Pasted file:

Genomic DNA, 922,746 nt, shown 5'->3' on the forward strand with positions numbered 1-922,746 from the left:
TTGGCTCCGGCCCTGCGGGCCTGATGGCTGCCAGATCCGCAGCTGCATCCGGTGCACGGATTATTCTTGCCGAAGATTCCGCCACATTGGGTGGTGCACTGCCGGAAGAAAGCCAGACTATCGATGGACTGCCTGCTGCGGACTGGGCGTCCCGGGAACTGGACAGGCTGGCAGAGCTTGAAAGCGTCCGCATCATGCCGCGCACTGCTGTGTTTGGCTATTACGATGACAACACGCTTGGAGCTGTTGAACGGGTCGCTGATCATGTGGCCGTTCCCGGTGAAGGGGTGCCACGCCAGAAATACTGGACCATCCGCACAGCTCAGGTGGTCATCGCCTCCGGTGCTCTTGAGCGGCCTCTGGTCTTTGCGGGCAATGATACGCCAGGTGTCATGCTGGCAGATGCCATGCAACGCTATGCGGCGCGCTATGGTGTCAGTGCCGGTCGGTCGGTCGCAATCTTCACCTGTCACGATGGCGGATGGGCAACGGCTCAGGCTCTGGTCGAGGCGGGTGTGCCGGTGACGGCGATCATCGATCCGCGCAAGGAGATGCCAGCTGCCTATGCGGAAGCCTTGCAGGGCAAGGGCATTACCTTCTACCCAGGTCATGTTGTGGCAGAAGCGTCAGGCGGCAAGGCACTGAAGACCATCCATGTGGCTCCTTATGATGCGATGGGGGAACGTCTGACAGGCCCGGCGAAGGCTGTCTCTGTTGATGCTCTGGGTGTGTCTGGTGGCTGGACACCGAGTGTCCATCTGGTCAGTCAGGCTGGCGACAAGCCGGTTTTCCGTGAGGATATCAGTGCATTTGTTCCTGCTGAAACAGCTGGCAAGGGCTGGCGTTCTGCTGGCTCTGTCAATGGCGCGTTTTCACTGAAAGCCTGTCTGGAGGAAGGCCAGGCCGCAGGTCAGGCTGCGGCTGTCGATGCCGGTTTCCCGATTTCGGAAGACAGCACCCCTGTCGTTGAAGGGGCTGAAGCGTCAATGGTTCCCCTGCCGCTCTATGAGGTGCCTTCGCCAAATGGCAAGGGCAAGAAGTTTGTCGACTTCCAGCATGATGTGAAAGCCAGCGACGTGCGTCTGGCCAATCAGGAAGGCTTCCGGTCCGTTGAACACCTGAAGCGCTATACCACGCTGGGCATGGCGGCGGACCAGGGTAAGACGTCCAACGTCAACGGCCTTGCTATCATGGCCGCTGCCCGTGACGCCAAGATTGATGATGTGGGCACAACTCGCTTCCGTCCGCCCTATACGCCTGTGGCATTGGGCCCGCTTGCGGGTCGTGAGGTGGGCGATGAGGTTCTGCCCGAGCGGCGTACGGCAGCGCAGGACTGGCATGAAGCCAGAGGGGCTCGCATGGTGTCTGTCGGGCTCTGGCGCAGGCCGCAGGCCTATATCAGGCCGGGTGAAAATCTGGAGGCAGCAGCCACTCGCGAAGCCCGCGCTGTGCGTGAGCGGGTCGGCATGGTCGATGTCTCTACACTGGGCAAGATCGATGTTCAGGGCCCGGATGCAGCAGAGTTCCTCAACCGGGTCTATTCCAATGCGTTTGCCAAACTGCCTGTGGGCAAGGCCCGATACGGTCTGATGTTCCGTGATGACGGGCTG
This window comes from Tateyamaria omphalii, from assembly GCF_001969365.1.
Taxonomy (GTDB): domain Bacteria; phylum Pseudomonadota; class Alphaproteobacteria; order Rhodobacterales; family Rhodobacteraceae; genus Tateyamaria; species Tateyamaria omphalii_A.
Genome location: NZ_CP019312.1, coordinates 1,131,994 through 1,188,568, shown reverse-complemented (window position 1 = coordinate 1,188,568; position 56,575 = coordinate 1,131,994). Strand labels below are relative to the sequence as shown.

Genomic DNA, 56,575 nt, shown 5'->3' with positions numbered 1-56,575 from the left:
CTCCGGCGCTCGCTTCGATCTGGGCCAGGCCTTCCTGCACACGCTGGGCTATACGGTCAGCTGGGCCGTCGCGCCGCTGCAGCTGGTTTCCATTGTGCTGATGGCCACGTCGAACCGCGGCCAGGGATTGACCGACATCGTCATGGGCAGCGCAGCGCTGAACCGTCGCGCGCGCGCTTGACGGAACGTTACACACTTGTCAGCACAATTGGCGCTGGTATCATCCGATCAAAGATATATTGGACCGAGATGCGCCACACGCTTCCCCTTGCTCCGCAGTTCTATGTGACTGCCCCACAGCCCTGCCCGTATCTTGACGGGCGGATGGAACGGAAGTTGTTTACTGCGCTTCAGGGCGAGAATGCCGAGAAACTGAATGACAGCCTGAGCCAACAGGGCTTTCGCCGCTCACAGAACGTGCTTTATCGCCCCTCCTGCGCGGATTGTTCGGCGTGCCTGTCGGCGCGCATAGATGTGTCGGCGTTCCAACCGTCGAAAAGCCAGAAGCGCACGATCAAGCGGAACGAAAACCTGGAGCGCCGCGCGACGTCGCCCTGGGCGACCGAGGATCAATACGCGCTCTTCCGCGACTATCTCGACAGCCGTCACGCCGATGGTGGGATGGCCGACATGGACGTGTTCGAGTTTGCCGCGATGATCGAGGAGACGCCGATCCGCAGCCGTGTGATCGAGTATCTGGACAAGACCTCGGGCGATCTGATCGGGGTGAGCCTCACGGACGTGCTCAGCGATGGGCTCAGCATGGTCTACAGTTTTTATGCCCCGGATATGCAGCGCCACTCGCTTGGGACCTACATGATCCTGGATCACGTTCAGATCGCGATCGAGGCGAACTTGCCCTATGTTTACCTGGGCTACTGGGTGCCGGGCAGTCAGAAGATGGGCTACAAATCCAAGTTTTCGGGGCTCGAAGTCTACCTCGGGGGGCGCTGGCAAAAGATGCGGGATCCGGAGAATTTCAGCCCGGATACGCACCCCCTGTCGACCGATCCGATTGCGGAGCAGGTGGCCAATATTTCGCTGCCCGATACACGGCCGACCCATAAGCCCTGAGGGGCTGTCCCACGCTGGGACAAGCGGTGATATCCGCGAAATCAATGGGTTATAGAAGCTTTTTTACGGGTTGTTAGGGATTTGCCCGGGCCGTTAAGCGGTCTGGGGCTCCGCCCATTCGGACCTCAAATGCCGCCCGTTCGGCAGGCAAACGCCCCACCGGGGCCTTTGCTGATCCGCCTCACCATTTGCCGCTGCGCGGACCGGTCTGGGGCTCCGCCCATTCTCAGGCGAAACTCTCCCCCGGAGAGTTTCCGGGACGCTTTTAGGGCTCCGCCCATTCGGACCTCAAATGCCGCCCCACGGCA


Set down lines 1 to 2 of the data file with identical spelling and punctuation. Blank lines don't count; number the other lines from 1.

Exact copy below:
Genomic DNA, 922,746 nt, shown 5'->3' on the forward strand with positions numbered 1-922,746 from the left:
TTGGCTCCGGCCCTGCGGGCCTGATGGCTGCCAGATCCGCAGCTGCATCCGGTGCACGGATTATTCTTGCCGAAGATTCCGCCACATTGGGTGGTGCACTGCCGGAAGAAAGCCAGACTATCGATGGACTGCCTGCTGCGGACTGGGCGTCCCGGGAACTGGACAGGCTGGCAGAGCTTGAAAGCGTCCGCATCATGCCGCGCACTGCTGTGTTTGGCTATTACGATGACAACACGCTTGGAGCTGTTGAACGGGTCGCTGATCATGTGGCCGTTCCCGGTGAAGGGGTGCCACGCCAGAAATACTGGACCATCCGCACAGCTCAGGTGGTCATCGCCTCCGGTGCTCTTGAGCGGCCTCTGGTCTTTGCGGGCAATGATACGCCAGGTGTCATGCTGGCAGATGCCATGCAACGCTATGCGGCGCGCTATGGTGTCAGTGCCGGTCGGTCGGTCGCAATCTTCACCTGTCACGATGGCGGATGGGCAACGGCTCAGGCTCTGGTCGAGGCGGGTGTGCCGGTGACGGCGATCATCGATCCGCGCAAGGAGATGCCAGCTGCCTATGCGGAAGCCTTGCAGGGCAAGGGCATTACCTTCTACCCAGGTCATGTTGTGGCAGAAGCGTCAGGCGGCAAGGCACTGAAGACCATCCATGTGGCTCCTTATGATGCGATGGGGGAACGTCTGACAGGCCCGGCGAAGGCTGTCTCTGTTGATGCTCTGGGTGTGTCTGGTGGCTGGACACCGAGTGTCCATCTGGTCAGTCAGGCTGGCGACAAGCCGGTTTTCCGTGAGGATATCAGTGCATTTGTTCCTGCTGAAACAGCTGGCAAGGGCTGGCGTTCTGCTGGCTCTGTCAATGGCGCGTTTTCACTGAAAGCCTGTCTGGAGGAAGGCCAGGCCGCAGGTCAGGCTGCGGCTGTCGATGCCGGTTTCCCGATTTCGGAAGACAGCACCCCTGTCGTTGAAGGGGCTGAAGCGTCAATGGTTCCCCTGCCGCTCTATGAGGTGCCTTCGCCAAATGGCAAGGGCAAGAAGTTTGTCGACTTCCAGCATGATGTGAAAGCCAGCGACGTGCGTCTGGCCAATCAGGAAGGCTTCCGGTCCGTTGAACACCTGAAGCGCTATACCACGCTGGGCATGGCGGCGGACCAGGGTAAGACGTCCAACGTCAACGGCCTTGCTATCATGGCCGCTGCCCGTGACGCCAAGATTGATGATGTGGGCACAACTCGCTTCCGTCCGCCCTATACGCCTGTGGCATTGGGCCCGCTTGCGGGTCGTGAGGTGGGCGATGAGGTTCTGCCCGAGCGGCGTACGGCAGCGCAGGACTGGCATGAAGCCAGAGGGGCTCGCATGGTGTCTGTCGGGCTCTGGCGCAGGCCGCAGGCCTATATCAGGCCGGGTGAAAATCTGGAGGCAGCAGCCACTCGCGAAGCCCGCGCTGTGCGTGAGCGGGTCGGCATGGTCGATGTCTCTACACTGGGCAAGATCGATGTTCAGGGCCCGGATGCAGCAGAGTTCCTCAACCGGGTCTATTCCAATGCGTTTGCCAAACTGCCTGTGGGCAAGGCCCGATACGGTCTGATGTTCCGTGATGACGGGCTG